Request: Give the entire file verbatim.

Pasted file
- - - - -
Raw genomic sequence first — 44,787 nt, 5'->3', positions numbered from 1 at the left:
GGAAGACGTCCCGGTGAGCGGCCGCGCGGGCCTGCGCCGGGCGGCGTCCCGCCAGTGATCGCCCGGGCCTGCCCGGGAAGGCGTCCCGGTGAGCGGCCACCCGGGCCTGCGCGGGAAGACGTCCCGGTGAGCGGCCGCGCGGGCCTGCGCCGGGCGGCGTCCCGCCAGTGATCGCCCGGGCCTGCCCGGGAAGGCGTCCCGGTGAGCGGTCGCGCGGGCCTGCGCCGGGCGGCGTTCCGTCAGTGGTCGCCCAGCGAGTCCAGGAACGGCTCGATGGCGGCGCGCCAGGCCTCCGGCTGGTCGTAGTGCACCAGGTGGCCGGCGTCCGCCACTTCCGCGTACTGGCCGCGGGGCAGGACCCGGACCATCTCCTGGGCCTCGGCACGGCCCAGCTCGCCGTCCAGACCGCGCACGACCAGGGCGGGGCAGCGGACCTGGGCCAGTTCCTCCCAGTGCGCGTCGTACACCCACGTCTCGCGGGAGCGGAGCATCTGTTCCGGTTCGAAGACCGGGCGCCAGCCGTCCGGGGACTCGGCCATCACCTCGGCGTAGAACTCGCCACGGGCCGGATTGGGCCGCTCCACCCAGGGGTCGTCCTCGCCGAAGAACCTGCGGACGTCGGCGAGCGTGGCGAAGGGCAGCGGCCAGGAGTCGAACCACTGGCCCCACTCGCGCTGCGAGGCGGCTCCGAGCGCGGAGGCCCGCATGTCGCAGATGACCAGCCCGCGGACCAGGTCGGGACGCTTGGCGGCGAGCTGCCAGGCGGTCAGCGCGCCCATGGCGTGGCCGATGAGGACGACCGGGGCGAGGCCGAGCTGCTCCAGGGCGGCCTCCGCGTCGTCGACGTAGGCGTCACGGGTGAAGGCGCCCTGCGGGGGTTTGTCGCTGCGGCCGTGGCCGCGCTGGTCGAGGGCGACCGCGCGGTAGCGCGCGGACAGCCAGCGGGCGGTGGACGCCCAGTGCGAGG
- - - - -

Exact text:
Raw genomic sequence first — 44,787 nt, 5'->3', positions numbered from 1 at the left:
GGAAGACGTCCCGGTGAGCGGCCGCGCGGGCCTGCGCCGGGCGGCGTCCCGCCAGTGATCGCCCGGGCCTGCCCGGGAAGGCGTCCCGGTGAGCGGCCACCCGGGCCTGCGCGGGAAGACGTCCCGGTGAGCGGCCGCGCGGGCCTGCGCCGGGCGGCGTCCCGCCAGTGATCGCCCGGGCCTGCCCGGGAAGGCGTCCCGGTGAGCGGTCGCGCGGGCCTGCGCCGGGCGGCGTTCCGTCAGTGGTCGCCCAGCGAGTCCAGGAACGGCTCGATGGCGGCGCGCCAGGCCTCCGGCTGGTCGTAGTGCACCAGGTGGCCGGCGTCCGCCACTTCCGCGTACTGGCCGCGGGGCAGGACCCGGACCATCTCCTGGGCCTCGGCACGGCCCAGCTCGCCGTCCAGACCGCGCACGACCAGGGCGGGGCAGCGGACCTGGGCCAGTTCCTCCCAGTGCGCGTCGTACACCCACGTCTCGCGGGAGCGGAGCATCTGTTCCGGTTCGAAGACCGGGCGCCAGCCGTCCGGGGACTCGGCCATCACCTCGGCGTAGAACTCGCCACGGGCCGGATTGGGCCGCTCCACCCAGGGGTCGTCCTCGCCGAAGAACCTGCGGACGTCGGCGAGCGTGGCGAAGGGCAGCGGCCAGGAGTCGAACCACTGGCCCCACTCGCGCTGCGAGGCGGCTCCGAGCGCGGAGGCCCGCATGTCGCAGATGACCAGCCCGCGGACCAGGTCGGGACGCTTGGCGGCGAGCTGCCAGGCGGTCAGCGCGCCCATGGCGTGGCCGATGAGGACGACCGGGGCGAGGCCGAGCTGCTCCAGGGCGGCCTCCGCGTCGTCGACGTAGGCGTCACGGGTGAAGGCGCCCTGCGGGGGTTTGTCGCTGCGGCCGTGGCCGCGCTGGTCGAGGGCGACCGCGCGGTAGCGCGCGGACAGCCAGCGGGCGGTGGACGCCCAGTGCGAGG